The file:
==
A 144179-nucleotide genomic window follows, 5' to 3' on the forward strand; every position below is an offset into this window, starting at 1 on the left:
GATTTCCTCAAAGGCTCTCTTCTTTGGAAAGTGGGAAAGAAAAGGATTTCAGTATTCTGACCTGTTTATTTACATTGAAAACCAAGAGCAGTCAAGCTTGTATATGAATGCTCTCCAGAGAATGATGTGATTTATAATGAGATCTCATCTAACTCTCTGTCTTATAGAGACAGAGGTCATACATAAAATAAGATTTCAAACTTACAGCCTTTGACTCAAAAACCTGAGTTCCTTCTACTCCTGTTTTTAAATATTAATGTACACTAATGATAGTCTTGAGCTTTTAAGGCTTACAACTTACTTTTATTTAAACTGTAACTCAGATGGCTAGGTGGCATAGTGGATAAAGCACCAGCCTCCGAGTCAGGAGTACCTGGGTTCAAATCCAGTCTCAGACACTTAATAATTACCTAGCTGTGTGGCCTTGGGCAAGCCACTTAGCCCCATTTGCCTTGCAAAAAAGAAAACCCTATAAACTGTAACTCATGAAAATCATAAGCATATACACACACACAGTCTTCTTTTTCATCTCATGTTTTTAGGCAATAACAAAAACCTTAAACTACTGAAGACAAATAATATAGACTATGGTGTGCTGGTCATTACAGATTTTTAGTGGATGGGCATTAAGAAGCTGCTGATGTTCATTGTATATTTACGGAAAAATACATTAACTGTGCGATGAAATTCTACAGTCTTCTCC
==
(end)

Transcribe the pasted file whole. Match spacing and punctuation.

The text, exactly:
A 144179-nucleotide genomic window follows, 5' to 3' on the forward strand; every position below is an offset into this window, starting at 1 on the left:
GATTTCCTCAAAGGCTCTCTTCTTTGGAAAGTGGGAAAGAAAAGGATTTCAGTATTCTGACCTGTTTATTTACATTGAAAACCAAGAGCAGTCAAGCTTGTATATGAATGCTCTCCAGAGAATGATGTGATTTATAATGAGATCTCATCTAACTCTCTGTCTTATAGAGACAGAGGTCATACATAAAATAAGATTTCAAACTTACAGCCTTTGACTCAAAAACCTGAGTTCCTTCTACTCCTGTTTTTAAATATTAATGTACACTAATGATAGTCTTGAGCTTTTAAGGCTTACAACTTACTTTTATTTAAACTGTAACTCAGATGGCTAGGTGGCATAGTGGATAAAGCACCAGCCTCCGAGTCAGGAGTACCTGGGTTCAAATCCAGTCTCAGACACTTAATAATTACCTAGCTGTGTGGCCTTGGGCAAGCCACTTAGCCCCATTTGCCTTGCAAAAAAGAAAACCCTATAAACTGTAACTCATGAAAATCATAAGCATATACACACACACAGTCTTCTTTTTCATCTCATGTTTTTAGGCAATAACAAAAACCTTAAACTACTGAAGACAAATAATATAGACTATGGTGTGCTGGTCATTACAGATTTTTAGTGGATGGGCATTAAGAAGCTGCTGATGTTCATTGTATATTTACGGAAAAATACATTAACTGTGCGATGAAATTCTACAGTCTTCTCC